Soldiers of Allah
By IRSHAD MANJI
January 6, 2008
ARGUING THE JUST WAR IN ISLAM
By John Kelsay.
263 pp. Harvard University Press. $24.95.
Before the Iraq invasion, a young imam offered some chilling advice to Muslims at the University of Toronto: if they could not fight the jihad against America with their souls or their sons, they should fight with their money. The Muslim Students Association told campus authorities that the imam did not represent the true spirit of Islam. With that, the case was closed.
“Arguing the Just War in Islam” re-opens such debates. John Kelsay, a professor of religion at Florida State University, shows that today’s freelance fatwa-hurlers rarely capture the best of Islamic thought, but are not wholly divorced from it either. Their pronouncements attempt to pass for “Shariah reasoning,” a tradition of reconciling the Koran’s passages and the Prophet Muhammad’s examples to changing times.
For Muslim militants, however, the times do not change. Because Islam is humanity’s “natural religion,” evolution ended in the seventh century. That means the Islam of 1,400 years ago must be true everywhere and forever. “The militant vision,” Kelsay observes, “is one in which premodern precedents are not so much interpreted as applied.” No wonder a 20-something imam in the cosmopolitan West can feel utterly entitled to champion values straight out of tribal Arabia.
To his credit, Kelsay refuses to whitewash the role of religion in fostering the violence he discusses. “Those who wish to argue that Islam has nothing to do with the attacks of 9/11 or with the tactics of Iraqi ‘insurgents’ will find no comfort here,” he warns early on.
Yet his analysis also respects the nuances of Shariah reasoning. Kelsay appreciates Islamic history and delves into detail — though it is often tedious — about how theologians, jurists and dissidents decided what constitutes a just war. Like their Christian counterparts, Muslims have asked and asked again: When may battle be waged? Can noncombatants ever be targets? How much force is proportional? Does negotiation take precedence over a quick and easy victory?
Kelsay could have brought these questions to life had he given us something — anything — about the personalities of the questioners and not merely the process they followed. Stick with him, though. By forensically dissecting the development of Shariah reasoning he illuminates the situation we now face, in which classical Islamic scholars are trumped by bloodthirsty bandits who pose as thinkers.
Osama bin Laden is hardly the first of them. Consider the assassins of Anwar Sadat, the Egyptian president who made peace with Israel in 1979. His murderers’ manifesto tried to justify Sadat’s killing with Shariah reasoning. Their case was weak — and they knew it. So they turned themselves into tabloid terrorists, exploiting emotion, inflating language and sensationalizing their target’s crime.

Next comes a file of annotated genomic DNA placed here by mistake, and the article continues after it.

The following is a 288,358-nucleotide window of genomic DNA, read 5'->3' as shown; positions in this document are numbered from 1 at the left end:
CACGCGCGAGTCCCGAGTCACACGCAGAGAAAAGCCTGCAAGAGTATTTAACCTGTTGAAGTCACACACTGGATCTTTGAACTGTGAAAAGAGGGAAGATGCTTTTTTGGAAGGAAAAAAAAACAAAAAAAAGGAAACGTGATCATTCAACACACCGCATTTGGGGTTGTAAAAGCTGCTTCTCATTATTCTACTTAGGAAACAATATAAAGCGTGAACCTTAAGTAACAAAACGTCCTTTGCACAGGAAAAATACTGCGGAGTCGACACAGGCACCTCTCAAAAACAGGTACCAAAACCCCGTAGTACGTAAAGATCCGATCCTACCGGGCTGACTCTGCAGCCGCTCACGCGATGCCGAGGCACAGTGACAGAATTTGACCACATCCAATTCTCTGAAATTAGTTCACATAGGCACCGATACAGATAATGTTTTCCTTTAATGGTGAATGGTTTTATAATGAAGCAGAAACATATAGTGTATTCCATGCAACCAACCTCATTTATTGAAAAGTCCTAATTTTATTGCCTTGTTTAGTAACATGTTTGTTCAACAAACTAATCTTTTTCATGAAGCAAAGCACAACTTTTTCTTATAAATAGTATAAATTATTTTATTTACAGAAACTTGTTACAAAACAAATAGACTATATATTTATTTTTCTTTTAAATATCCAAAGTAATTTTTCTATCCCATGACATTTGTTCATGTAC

In short, Kelsay points out, the thugs resorted to “emergency reasoning.” According to their fevered testimonial about Sadat, “the enemy now ‘lives right in the middle’ of Islamic territory.” Emergency reasoning jettisons the basics of justice along with logic. The charter of Hamas tells slaves they may fight Zionists without their masters’ permission — thereby accepting bondage in Islam even while preaching liberation from oppressors.
By contrast, traditional Shariah reasoning is sober enough to cut both ways. Take the just-war criterion of protecting innocents. One mainstream Muslim scholar has acknowledged that, in Kelsay’s words, a child’s death may be “foreseeable but unavoidable, as when an enemy’s military resources are deployed in the midst of a civilian population. ... Soldiers whose actions take place under such conditions are excused from the guilt associated with unjust killing.” That ruling would let Israeli defense forces off the hook for collateral damage in their 2006 war in Lebanon, since Hezbollah deliberately operated in residential Beirut.
To get out of embarrassing pickles like this, the most populist interpreters of just war in Islam go for broke. The televangelist Yusuf al-Qaradhawi is one example. Skirting both tradition and reason, he intones that “necessity makes the forbidden things permitted.” The “forbidden” includes suicide, conveniently redefined as martyrdom. Deep Shariah reasoning takes another tabloid turn.